LD&C Special Publication No. 5: Melanesian languages on the edge of Asia: Challenges for the 21st Century

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    Introduction: Linguistic challenges of the Papuan region
    (University of Hawai'i Press, 2012-12-20) Evans, Nicholas ; Klamer, Marian
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    Front matter, Table of contents, Contributors
    (University of Hawai'i Press, 2012-12-20)
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    Keeping records of language diversity in Melanesia: The Pacific and Regional Archive for Digital Sources in Endangered Cultures (PARADISEC)
    (University of Hawai'i Press, 2012-12-20) Barwick, Linda ; Thieberger, Nicholas
    At the turn of this century, a group of Australian linguistic and musicological researchers recognised that a number of small collections of unique and often irreplaceable field recordings mainly from the Melanesian and broader Pacific regions were not being properly housed and that there was no institution in the region with the capacity to take responsibility for them. The recordings were not held in appropriate conditions and so were deteriorating and in need of digitisation. Further, there was no catalog of their contents or their location so their existence was only known to a few people, typically colleagues of the collector. These practitioners designed the Pacific and Regional Archive for Digital Sources in Endangered Cultures (PARADISEC), a digital archive based on internationally accepted standards (Dublin Core/Open Archives Initiative metadata, International Asociation of Sound Archives audio standards and so on) and obtained funding to build an audio digitisation suite in 2003. This is a new conception of a data repository, built into workflows and research methods of particular disciplines, respecting domain-specific ethical concerns and research priorities, but recognising the need to adhere to broader international standards. This paper outlines the way in which researchers involved in documenting languages of Melanesia can use PARADISEC to make valuable recordings available both to the research community and to the source communities.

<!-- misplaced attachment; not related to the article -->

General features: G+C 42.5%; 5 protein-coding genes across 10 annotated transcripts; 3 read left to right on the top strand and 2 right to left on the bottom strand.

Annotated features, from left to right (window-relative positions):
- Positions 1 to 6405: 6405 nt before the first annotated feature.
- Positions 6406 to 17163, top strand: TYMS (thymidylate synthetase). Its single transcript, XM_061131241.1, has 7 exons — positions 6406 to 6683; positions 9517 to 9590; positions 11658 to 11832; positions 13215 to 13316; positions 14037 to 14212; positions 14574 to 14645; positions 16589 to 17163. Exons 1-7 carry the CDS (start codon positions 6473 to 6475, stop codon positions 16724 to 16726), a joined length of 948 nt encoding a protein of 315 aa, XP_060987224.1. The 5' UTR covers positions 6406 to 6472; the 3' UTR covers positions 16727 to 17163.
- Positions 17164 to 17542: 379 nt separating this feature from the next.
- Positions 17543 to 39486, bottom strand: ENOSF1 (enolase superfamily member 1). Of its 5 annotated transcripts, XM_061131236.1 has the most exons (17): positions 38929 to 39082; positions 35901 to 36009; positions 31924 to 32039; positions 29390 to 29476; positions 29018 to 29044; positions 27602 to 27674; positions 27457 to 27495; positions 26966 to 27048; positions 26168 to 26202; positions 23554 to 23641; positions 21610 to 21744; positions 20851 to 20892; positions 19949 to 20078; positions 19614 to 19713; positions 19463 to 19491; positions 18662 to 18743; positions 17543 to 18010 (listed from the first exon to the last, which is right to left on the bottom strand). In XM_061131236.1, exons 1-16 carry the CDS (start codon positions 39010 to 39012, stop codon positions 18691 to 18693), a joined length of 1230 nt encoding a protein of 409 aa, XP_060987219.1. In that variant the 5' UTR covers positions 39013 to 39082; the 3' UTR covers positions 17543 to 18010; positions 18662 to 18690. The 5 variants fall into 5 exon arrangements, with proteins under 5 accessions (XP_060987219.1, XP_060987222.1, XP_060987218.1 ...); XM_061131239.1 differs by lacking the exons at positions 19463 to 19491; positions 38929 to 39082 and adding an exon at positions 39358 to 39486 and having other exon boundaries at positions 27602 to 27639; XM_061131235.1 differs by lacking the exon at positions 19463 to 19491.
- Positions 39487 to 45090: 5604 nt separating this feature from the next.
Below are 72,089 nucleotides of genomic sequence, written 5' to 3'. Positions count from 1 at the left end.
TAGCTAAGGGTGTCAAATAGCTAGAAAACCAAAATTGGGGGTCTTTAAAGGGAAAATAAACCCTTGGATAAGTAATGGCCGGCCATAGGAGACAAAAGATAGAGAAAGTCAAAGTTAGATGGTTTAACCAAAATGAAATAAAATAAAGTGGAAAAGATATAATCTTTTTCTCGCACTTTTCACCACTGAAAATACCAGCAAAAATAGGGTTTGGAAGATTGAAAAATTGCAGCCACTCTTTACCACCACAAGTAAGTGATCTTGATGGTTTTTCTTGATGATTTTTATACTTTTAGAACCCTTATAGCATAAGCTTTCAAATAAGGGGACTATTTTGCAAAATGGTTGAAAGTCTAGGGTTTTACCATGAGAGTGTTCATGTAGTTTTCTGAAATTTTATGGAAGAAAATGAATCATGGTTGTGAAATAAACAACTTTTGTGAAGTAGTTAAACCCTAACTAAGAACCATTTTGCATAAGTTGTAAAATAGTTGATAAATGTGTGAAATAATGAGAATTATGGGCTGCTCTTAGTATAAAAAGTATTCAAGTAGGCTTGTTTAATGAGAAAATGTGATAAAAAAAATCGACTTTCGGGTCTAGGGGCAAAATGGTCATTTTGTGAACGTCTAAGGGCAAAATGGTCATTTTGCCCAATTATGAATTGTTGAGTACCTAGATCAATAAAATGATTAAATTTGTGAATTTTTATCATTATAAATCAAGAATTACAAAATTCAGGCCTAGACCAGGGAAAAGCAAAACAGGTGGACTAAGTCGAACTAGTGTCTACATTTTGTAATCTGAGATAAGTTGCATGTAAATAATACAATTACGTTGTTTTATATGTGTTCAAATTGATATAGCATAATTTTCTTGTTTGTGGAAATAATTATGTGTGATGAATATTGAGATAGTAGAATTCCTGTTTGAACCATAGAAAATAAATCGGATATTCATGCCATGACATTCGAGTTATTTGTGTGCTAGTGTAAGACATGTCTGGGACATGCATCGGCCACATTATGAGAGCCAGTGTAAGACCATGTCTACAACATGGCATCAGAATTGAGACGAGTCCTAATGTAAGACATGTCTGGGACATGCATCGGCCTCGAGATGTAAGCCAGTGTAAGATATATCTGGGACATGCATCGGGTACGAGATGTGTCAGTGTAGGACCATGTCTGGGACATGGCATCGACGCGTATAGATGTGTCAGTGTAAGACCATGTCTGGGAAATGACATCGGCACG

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    Cross-cultural differences in representations and routines for exact number
    (University of Hawai'i Press, 2012-12-20) Frank, Michael
    The relationship between language and thought has been a focus of persistent interest and controversy in cognitive science. Although debates about this issue have occurred in many domains, number is an ideal case study of this relationship because the details (and even the existence) of exact numeral systems vary widely across languages and cultures. In this article I describe how cross-linguistic and cross-cultural diversity—in Amazonia, Melanesia, and around the world—gives us insight into how systems for representing exact quantities affect speakers’ numerical cognition. This body of evidence supports the perspective that numerals provide representations for storing and manipulating quantity information. In addition, the differing structure of quantity representations across cultures can lead to the invention of widely varied routines for numerical tasks like enumeration and arithmetic.
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    From mountain talk to hidden talk: Continuity and change in Awiakay registers
    (University of Hawai'i Press, 2012-12-20) Hoenigman, Darja
    When the Awiakay of East Sepik Province in Papua New Guinea left their village or bush camps and went to the mountains, they used a different linguistic register, ‘mountain talk’, in which several lexical items are replaced by their avoidance terms. In this way the Awiakay would prevent mountain spirits from sending sickness or dense fog in which they would get lost on their journeys. Over the last decade people’s trips to the mountain have become more frequent due to the eaglewood business. However, Christianity caused a decline in the use of ‘mountain talk’. Yet a linguistic register similar in its form and function has sprung up in a different setting: kay menda, ‘different talk’, or what people sometimes call ‘hidden talk’, is used when the Awiakay go to the town to sell eaglewood and buy goods. Like other cultural phenomena, linguistic registers are historical formations, which change in form and value over time. This paper aims to show how although in a different social setting, with an expanded repertoire and a slightly different function, kay menda is in a way a continuity of the ‘mountain talk’.